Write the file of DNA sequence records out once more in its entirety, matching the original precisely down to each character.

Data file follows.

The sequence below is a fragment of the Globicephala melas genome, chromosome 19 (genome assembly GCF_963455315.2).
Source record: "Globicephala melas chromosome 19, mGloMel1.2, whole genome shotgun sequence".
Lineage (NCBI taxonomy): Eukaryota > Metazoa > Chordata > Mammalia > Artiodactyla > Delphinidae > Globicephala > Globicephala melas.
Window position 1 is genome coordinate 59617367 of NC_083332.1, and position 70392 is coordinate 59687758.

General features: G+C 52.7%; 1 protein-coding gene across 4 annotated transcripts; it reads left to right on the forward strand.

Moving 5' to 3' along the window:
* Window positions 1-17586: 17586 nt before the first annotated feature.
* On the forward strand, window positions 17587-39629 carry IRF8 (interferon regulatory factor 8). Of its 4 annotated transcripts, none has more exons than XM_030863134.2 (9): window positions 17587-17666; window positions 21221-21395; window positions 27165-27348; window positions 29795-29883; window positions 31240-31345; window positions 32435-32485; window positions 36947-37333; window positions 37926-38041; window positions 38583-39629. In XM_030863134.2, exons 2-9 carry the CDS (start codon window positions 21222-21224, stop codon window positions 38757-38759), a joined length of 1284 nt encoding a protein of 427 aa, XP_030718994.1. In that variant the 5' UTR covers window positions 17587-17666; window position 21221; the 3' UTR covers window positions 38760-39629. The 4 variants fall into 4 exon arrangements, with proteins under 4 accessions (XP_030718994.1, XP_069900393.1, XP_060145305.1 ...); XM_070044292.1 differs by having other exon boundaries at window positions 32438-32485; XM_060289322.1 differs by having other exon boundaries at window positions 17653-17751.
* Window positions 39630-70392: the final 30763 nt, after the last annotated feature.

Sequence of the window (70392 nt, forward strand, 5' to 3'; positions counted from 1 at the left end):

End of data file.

The sequence below is a fragment of the Globicephala melas genome, chromosome 19 (genome assembly GCF_963455315.2).
Source record: "Globicephala melas chromosome 19, mGloMel1.2, whole genome shotgun sequence".
Lineage (NCBI taxonomy): Eukaryota > Metazoa > Chordata > Mammalia > Artiodactyla > Delphinidae > Globicephala > Globicephala melas.
Window position 1 is genome coordinate 59617367 of NC_083332.1, and position 70392 is coordinate 59687758.

General features: G+C 52.7%; 1 protein-coding gene across 4 annotated transcripts; it reads left to right on the forward strand.

Moving 5' to 3' along the window:
* Window positions 1-17586: 17586 nt before the first annotated feature.
* On the forward strand, window positions 17587-39629 carry IRF8 (interferon regulatory factor 8). Of its 4 annotated transcripts, none has more exons than XM_030863134.2 (9): window positions 17587-17666; window positions 21221-21395; window positions 27165-27348; window positions 29795-29883; window positions 31240-31345; window positions 32435-32485; window positions 36947-37333; window positions 37926-38041; window positions 38583-39629. In XM_030863134.2, exons 2-9 carry the CDS (start codon window positions 21222-21224, stop codon window positions 38757-38759), a joined length of 1284 nt encoding a protein of 427 aa, XP_030718994.1. In that variant the 5' UTR covers window positions 17587-17666; window position 21221; the 3' UTR covers window positions 38760-39629. The 4 variants fall into 4 exon arrangements, with proteins under 4 accessions (XP_030718994.1, XP_069900393.1, XP_060145305.1 ...); XM_070044292.1 differs by having other exon boundaries at window positions 32438-32485; XM_060289322.1 differs by having other exon boundaries at window positions 17653-17751.
* Window positions 39630-70392: the final 30763 nt, after the last annotated feature.

Sequence of the window (70392 nt, forward strand, 5' to 3'; positions counted from 1 at the left end):